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Hopewell Borough addresses safety throughout town

by Aaron Twitchell

Traffic, parking, and pedestrian safety continue to drive changes in Hopewell Borough. If motorists have not yet noticed the new safety measures, they will be made aware when their friendly neighborhood Hopewell Township police officer points them out, as enforcement will continue to intensify. Heading out of the Borough on West Broad, for example, one cannot miss the mechanical sign alerting drivers that a new 25 mph speed limit is in effect. Eventually, all of Broad Street will change to 25 mph in efforts to increase safety for pedestrians, including children who walk to and from Hopewell Elementary School.

This and more occupied Borough Council during its latest meeting at Borough Hall on March 7, 2024.

During the first public comment period of the evening, one resident from Model Avenue continued the theme of vehicle and pedestrian safety, asking Council to consider upgrading traffic lights to accommodate an “all stop” crossing system. The system activates red lights in all directions when the button is pressed from any corner. Currently, some traffic lights in the Borough cannot be converted to such a system, a reality bemoaned by both the resident and some members of Council.

Three ordinances that were given a first reading at the February meeting were opened for second readings and the requisite public hearing. During the latter, members of the public are permitted to comment on the proposed ordinances or to ask questions. Incidentally, there was no public discussion and each ordinance passed unanimously—

  • No. 877 amends the text of Section 3(a) to now permit public funds toward the “restoration of and repairs to the Historic Hopewell Borough Railroad Station”
  • No. 878 creates lead-based paint hazard inspection requirements for rental dwellings in Hopewell Borough
  • No. 879 provides for the replacement of the water main on Newell Place

Interested residents are invited to read the ordinances in full on the Borough website.

Committee liaison reports made up the bulk of the remainder of the meeting. The Library Board has a new president and several new members. Patrons and staff are enjoying the efficiency and comfort of new windows being installed, and library employees are devising processes to deal with any efforts to ban books. Such efforts have not surfaced in our area, but the library seeks to be proactive in its approach to the controversial movement.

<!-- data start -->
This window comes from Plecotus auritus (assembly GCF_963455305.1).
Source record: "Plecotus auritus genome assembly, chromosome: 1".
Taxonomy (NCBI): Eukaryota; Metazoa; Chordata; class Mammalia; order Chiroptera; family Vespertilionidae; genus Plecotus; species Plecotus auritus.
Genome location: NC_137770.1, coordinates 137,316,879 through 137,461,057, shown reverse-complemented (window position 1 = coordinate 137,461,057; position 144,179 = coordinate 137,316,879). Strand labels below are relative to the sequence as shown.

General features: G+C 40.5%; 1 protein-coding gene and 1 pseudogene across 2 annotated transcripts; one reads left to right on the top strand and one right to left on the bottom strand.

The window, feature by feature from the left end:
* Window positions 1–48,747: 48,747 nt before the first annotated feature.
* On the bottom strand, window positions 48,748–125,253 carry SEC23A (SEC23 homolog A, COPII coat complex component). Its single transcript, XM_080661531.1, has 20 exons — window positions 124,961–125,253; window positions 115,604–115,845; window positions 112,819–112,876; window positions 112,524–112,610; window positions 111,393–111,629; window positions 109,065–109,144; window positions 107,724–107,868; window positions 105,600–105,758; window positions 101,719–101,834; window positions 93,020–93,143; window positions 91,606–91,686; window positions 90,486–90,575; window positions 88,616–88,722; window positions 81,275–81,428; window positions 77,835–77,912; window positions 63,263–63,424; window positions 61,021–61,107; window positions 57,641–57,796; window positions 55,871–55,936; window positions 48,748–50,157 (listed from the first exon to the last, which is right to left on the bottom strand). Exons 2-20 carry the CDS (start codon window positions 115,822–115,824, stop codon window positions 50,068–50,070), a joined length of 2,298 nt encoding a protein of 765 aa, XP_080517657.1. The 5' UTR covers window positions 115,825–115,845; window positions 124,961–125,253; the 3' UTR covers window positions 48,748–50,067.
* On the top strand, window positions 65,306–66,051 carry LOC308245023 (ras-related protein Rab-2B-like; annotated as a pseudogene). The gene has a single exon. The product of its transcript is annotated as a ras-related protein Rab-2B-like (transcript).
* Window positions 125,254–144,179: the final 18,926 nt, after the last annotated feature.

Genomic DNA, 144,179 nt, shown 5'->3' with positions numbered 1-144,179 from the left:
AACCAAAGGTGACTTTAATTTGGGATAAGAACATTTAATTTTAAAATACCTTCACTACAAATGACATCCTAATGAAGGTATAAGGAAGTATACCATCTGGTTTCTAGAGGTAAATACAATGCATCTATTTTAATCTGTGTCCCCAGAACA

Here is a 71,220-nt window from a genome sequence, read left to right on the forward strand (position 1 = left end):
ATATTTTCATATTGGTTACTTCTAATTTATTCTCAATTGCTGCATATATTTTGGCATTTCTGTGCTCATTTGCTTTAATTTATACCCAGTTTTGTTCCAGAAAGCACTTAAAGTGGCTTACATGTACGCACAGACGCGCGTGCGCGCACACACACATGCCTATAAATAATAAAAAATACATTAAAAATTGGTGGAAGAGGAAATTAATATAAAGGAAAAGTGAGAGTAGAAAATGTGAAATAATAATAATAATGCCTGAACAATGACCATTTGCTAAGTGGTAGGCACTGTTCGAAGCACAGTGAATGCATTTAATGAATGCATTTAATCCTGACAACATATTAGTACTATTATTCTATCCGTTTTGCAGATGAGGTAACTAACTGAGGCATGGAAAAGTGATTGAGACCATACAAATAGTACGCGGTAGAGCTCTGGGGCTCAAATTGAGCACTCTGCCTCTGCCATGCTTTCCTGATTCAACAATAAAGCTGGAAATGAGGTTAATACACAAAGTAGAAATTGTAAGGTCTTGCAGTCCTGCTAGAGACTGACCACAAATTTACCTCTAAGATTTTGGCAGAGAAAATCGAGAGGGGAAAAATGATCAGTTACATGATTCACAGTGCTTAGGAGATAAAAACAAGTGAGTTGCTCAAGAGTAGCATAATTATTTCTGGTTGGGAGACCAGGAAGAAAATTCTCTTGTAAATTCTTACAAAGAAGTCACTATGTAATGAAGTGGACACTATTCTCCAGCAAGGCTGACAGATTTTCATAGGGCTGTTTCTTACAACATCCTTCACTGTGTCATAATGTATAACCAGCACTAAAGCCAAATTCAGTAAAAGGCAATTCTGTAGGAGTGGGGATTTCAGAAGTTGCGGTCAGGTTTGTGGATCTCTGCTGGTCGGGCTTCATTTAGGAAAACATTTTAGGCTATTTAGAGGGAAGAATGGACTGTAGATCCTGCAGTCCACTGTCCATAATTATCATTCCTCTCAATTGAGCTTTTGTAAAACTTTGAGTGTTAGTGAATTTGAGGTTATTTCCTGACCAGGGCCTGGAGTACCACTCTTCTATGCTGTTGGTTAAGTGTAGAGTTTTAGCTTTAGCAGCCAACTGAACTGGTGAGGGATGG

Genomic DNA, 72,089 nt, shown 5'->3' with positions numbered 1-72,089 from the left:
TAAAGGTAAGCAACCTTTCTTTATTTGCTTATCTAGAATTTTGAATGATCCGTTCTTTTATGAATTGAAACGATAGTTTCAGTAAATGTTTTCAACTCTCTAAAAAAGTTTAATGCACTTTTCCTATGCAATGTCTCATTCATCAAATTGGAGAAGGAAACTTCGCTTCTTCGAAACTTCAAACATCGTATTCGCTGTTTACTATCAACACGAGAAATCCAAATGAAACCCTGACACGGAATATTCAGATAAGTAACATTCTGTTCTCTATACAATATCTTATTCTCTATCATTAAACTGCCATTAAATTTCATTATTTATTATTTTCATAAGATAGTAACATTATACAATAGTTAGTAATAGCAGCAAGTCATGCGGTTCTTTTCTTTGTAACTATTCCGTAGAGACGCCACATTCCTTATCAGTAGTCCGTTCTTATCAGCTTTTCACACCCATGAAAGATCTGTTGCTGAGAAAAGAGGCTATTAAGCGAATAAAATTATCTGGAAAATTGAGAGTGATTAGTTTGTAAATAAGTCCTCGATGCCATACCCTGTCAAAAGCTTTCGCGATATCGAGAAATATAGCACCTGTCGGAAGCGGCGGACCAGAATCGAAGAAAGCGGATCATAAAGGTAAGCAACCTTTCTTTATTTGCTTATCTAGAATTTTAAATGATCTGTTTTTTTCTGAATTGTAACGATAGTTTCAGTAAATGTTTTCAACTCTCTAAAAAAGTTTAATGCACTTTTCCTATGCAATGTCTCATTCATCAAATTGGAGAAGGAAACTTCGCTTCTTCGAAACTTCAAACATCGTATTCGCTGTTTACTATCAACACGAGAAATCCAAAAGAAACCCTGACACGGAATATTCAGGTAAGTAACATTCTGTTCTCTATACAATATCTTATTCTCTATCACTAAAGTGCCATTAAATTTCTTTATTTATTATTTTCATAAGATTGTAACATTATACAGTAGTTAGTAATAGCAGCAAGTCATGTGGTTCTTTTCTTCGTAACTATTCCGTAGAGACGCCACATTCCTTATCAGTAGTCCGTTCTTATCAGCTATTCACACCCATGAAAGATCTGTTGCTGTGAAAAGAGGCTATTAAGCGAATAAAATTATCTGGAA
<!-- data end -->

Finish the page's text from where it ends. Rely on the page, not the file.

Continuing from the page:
The Economic Development Committee, reported on by Council newcomer Heidi Wilenius, has reviewed the Borough’s official Parking Ordinances, which govern where, when, and how long people are allowed to park. Proposed changes are forthcoming, which will be aimed at maximizing parking efficiency for businesses while still meeting the needs of Borough residents who need street parking for their vehicles.

Wilenius also informed Council that the EDC is working on addressing the many vacant storefronts in the Borough. Plans are in the works to beautify streets, install directories, and take other measures to attract businesses.

Several other liaisons reported on the work of their respective committees—

  • The Shade Tree committee has planted more than 150 trees in the Borough while removing several dead or diseased trees
  • Free tax help is available for residents who are 60+ at the Mercer County Library, Hopewell Township branch on Pennington-Titusville Rd
  • The Green Team has applied for grant money from Sustainable Jersey to fund various initiatives, possibly including a composting program*

Mayor Ryan Kennedy expanded upon the remarks made by Board of Education member Mark Peters, who introduced himself during the first public comment period. Both officials reminded attendees of the upcoming campaign to raise awareness of the HVRSD school board referendum, which is set to fund major repairs on buildings in the District, among other things.

Kennedy touched on new affordable housing legislation that has passed at the State level, although its impact on Borough finances is unclear at this time. The Borough is also working to address higher rates pushed out by NJ American Water to the tune of 22% and will share those plans as they are developed.

In an impressive technological feat, people who were attending the meeting via Zoom were able to participate during the second public comment section. Although no virtual hands were raised, such a development represents an important win for the Mayor and Council, who have made accessibility top priorities. Readers are encouraged to visit the Borough website for full documentation on Council meetings, including agendas, minutes, ordinances, and accounting of public funds.

The next meeting of the Hopewell Borough Council is scheduled for April 3.

*Edited 3/15 at 9:54am to clarify that the Green Team has applied for the Sustainable Jersey grant, but has not received notification yet of awards. Thanks to Council member Heidi Wilenius for pointing this out to MercerMe.

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MercerMe is Hopewell Valley’s own digital news source, delivering in-depth, hyperlocal coverage that informs and strengthens the community.


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